Benefits received under a qualified long-term-care policy are generally federal-income-tax-free (and usually state-income-tax-free, too) because they are considered insurance reimbursements for medical expenses. For 2009, this tax-free treatment automatically applies to benefits of up to $280 per day. (The tax-free cap is adjusted annually for inflation.) Even if you receive benefits above the cap, they are still federal-income-tax-free -- as long as they don t exceed your actual long-term-care costs.
If you collect long-term-care insurance benefits during the year, the total amount should be reported to you on Form 1099-LTC, which you should receive early in the following year. You then calculate the taxable amount of benefits (probably zero) on Form 8853, which you should attach to your Form 1040.
Within Aged-Based Limits, Premiums Count as Potentially Deductible Medical Expenses
Because a qualified long-term-care policy is considered health insurance for federal income tax purposes, the premiums are treated as medical expenses for itemized deduction purposes on your Schedule A. However, if your premiums exceed the age-based caps in the table below, you can only count the capped amount as a medical expense. Don t forget to count premiums paid for coverage on your spouse, as well as premiums paid for any other dependent relative (for this purpose, a dependent relative is someone for whom you pay over half the cost of support for the year).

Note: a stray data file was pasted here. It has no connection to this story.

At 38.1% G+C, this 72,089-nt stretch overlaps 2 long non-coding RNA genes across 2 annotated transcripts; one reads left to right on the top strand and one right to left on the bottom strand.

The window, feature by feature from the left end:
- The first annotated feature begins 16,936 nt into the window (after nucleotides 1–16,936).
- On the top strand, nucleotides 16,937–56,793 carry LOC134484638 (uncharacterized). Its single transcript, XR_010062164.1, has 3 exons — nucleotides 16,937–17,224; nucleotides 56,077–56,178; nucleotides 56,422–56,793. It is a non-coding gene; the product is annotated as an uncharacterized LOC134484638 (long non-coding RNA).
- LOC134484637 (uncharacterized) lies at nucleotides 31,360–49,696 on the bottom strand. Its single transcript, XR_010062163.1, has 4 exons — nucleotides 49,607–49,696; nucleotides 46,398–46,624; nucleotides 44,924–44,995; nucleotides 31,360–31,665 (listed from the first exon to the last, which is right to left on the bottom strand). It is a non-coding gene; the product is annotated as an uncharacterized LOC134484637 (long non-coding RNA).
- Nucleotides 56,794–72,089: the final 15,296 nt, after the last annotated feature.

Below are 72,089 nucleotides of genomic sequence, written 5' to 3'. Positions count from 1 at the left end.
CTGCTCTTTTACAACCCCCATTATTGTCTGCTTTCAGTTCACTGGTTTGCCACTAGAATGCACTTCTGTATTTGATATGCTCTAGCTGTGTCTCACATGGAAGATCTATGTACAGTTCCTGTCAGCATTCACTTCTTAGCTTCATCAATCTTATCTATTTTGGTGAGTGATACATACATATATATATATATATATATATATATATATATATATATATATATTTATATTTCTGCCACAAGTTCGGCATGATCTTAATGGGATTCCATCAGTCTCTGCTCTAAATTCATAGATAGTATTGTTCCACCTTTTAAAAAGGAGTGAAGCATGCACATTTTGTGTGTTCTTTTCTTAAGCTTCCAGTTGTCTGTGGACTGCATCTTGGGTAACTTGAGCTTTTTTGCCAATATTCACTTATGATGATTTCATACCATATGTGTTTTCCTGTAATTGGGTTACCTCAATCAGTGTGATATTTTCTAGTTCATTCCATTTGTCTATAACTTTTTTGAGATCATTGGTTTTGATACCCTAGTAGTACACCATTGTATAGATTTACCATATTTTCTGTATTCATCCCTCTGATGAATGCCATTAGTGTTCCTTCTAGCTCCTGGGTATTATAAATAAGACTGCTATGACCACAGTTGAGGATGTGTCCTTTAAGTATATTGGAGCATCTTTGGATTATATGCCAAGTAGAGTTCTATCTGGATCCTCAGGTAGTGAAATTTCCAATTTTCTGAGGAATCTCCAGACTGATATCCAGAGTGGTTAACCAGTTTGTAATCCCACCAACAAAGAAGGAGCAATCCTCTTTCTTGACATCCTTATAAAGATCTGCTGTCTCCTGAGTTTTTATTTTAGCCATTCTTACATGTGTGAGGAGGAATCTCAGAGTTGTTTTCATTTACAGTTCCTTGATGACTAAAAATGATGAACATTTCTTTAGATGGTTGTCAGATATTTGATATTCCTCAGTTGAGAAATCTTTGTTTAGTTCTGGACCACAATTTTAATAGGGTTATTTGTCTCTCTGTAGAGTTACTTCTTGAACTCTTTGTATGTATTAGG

|Age on 12/31/09||Capped Amount|
|40 or under||$320|
|41 to 50||$600|
|51 to 60||$1,190|
|61 to 70||$3,180|
Take your qualified long-term-care insurance premium amount (limited to the cap if applicable) and combine that figure with your other medical expenses (health and dental insurance premiums, insurance co-payments, out-of-pocket prescription costs, and all your other unreimbursed medical outlays). If the total exceeds 7.5% of your adjusted gross income (AGI), you can write off the excess as an itemized medical expense deduction on Schedule A of Form 1040.
If you re self-employed, you can generally deduct premiums for qualified long-term-care insurance on page 1 of Form 1040 whether you itemize or not. However, the age-based cap will apply to you, too.
Unfortunately, premiums paid for nonqualified long-term-care insurance are considered nondeductible personal expenses.